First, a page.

Unison is a file-synchronization
tool for Unix and Windows. It allows
two replicas of a collection of files
and directories to be stored on
different hosts (or different disks on
the same host), modified
separately, and then brought up to
date by propagating the changes in
each replica to the other.
It lets you specify directories to sync - these will be the folders you want to cache. You can also finely control the direction of sync. It will not auto-run when you connect to the drive. You'll need to trigger that yourself, depending on the Linux distro you run and how you/it connects to the remote drive. e.g if you use the mount command, wrap it in a script that calls unison after the mount. There's a brief write-up of how to use it on the Ubuntu community documentation site.
Unison is a command-line tool that also has a GUI of the same name. If you're on Ubuntu, both packages are included in the universe but not installed by default.
$sudo apt-get install unison unison-gtk
It is also available for the Mac via ports (Fink, Macports etc).
* Unison runs on both Windows (95, 98, NT, 2k, and XP) and Unix
(OSX, Solaris, Linux, etc.) systems. Moreover, Unison works across
platforms, allowing you to synchronize a Windows laptop with a
Unix server, for example.
* Unlike a distributed filesystem, Unison is a user-level program:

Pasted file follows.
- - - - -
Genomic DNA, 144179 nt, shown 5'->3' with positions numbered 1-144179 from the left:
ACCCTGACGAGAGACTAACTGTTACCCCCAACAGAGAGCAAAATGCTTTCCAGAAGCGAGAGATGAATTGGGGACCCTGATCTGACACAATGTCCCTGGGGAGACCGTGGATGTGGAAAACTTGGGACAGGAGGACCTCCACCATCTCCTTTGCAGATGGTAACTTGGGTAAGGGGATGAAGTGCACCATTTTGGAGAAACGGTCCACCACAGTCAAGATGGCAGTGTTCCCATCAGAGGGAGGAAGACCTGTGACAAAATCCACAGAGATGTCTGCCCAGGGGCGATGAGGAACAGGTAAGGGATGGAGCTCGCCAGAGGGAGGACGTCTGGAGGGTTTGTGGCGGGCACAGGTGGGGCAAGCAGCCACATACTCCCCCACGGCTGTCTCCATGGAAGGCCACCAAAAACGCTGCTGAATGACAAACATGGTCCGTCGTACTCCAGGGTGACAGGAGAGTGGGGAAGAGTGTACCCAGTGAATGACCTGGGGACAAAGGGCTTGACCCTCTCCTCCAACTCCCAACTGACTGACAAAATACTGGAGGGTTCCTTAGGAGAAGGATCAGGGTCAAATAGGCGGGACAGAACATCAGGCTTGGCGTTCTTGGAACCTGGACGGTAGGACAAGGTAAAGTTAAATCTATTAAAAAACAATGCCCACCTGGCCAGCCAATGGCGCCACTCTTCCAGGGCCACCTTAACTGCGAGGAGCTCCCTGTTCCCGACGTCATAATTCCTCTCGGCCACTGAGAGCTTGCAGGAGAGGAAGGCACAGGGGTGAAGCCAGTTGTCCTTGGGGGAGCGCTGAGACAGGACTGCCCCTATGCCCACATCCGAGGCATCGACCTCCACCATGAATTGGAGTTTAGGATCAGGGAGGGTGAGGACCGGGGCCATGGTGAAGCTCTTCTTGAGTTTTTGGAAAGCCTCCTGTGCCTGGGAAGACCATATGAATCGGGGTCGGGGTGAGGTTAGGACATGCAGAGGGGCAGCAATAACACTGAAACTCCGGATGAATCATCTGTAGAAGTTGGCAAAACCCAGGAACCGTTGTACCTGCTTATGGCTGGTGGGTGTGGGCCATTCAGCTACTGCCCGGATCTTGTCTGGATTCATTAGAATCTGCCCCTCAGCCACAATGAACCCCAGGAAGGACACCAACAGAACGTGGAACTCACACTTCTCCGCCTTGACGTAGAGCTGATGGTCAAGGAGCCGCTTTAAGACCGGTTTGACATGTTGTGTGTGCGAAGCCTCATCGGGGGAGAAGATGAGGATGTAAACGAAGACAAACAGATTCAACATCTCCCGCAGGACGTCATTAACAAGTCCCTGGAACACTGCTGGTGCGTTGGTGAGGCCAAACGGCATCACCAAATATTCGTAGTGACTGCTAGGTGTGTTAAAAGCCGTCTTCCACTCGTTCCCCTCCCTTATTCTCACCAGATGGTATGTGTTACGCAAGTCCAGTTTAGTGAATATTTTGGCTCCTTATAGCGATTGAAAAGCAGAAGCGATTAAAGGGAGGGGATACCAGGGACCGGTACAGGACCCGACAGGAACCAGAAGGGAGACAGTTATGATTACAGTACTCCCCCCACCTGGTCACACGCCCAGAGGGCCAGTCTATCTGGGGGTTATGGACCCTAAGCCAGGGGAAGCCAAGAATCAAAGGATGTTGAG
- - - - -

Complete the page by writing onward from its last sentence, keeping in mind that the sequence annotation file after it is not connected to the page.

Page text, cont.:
there is no need to modify the kernel or to have superuser
privileges on either host.
* Unlike simple mirroring or backup utilities, Unison can deal with
updates to both replicas of a distributed directory structure.
Updates that do not conflict are propagated automatically.
Conflicting updates are detected and displayed.
* Unison works between any pair of machines connected to the
internet, communicating over either a direct socket link or
tunneling over an encrypted ssh connection. It is careful with
network bandwidth, and runs well over slow links such as PPP
connections. Transfers of small updates to large files are
optimized using a compression protocol similar to rsync.
* Unison has a clear and precise specification, described below.
* Unison is resilient to failure. It is careful to leave the
replicas and its own private structures in a sensible state at all
times, even in case of abnormal termination or communication
* Unison is free; full source code is available under the GNU Public